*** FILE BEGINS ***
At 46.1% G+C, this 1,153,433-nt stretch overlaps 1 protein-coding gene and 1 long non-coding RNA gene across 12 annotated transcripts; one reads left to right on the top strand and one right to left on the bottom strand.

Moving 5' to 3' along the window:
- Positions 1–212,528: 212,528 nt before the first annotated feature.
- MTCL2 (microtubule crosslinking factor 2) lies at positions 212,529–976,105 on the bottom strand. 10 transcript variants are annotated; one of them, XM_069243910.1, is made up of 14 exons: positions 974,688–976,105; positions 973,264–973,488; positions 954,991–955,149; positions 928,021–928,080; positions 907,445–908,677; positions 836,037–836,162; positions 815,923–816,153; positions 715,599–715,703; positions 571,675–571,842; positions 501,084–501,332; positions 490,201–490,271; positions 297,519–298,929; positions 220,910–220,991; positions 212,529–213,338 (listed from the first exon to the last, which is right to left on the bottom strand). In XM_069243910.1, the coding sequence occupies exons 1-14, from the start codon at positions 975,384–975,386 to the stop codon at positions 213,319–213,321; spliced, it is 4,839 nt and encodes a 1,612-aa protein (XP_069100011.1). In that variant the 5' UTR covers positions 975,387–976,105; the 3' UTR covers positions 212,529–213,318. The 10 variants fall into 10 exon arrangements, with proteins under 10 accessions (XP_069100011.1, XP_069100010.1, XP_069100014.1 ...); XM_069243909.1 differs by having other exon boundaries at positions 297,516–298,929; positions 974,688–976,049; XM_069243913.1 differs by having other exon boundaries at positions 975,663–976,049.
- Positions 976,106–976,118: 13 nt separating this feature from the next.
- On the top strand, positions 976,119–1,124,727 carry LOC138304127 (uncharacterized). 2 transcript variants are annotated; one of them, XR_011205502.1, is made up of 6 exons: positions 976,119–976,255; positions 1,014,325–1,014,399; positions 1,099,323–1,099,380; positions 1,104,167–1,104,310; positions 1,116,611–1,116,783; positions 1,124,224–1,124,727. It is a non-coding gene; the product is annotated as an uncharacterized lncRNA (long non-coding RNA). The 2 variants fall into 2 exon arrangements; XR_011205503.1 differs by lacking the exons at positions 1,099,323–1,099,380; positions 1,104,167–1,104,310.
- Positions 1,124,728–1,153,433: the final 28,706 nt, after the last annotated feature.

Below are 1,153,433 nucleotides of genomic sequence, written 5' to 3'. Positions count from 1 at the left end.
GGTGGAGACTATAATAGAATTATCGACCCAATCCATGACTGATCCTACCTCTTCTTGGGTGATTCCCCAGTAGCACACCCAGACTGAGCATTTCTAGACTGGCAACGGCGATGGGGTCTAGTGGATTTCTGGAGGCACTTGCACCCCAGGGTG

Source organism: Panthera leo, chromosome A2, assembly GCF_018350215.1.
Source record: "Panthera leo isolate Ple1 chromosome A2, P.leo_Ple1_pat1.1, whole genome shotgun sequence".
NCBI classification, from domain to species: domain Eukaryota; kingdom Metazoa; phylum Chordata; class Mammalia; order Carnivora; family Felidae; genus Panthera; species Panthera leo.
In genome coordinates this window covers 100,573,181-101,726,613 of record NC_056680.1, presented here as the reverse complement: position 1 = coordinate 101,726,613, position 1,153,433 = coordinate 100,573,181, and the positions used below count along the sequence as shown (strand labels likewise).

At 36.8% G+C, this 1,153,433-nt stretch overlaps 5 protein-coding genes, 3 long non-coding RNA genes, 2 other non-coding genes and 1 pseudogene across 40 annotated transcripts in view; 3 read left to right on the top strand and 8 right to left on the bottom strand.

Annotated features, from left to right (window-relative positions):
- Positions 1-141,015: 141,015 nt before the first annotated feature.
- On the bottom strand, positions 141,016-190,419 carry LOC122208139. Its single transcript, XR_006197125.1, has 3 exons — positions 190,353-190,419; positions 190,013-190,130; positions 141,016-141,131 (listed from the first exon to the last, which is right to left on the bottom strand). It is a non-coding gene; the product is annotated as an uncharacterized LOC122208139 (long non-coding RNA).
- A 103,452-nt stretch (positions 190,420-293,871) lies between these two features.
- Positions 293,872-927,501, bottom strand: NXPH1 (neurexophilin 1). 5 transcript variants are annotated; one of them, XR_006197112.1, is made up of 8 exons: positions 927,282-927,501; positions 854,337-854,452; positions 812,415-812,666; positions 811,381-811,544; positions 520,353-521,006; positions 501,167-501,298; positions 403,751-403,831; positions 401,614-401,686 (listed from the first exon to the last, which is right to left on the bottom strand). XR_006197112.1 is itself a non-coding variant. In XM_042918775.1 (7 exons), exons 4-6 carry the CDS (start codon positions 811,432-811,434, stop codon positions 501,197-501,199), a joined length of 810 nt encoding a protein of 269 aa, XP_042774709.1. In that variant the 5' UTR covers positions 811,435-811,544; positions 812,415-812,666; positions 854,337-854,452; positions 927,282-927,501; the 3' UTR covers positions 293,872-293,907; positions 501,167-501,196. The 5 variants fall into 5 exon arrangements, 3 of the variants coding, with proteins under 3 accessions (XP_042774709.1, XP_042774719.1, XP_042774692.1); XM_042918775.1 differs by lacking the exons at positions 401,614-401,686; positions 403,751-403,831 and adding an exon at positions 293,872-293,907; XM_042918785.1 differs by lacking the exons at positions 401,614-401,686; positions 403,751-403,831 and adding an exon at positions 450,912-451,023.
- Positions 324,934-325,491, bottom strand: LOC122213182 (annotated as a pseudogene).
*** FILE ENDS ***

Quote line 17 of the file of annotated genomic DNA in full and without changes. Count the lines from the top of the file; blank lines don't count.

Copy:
- On the bottom strand, positions 141,016-190,419 carry LOC122208139. Its single transcript, XR_006197125.1, has 3 exons — positions 190,353-190,419; positions 190,013-190,130; positions 141,016-141,131 (listed from the first exon to the last, which is right to left on the bottom strand). It is a non-coding gene; the product is annotated as an uncharacterized LOC122208139 (long non-coding RNA).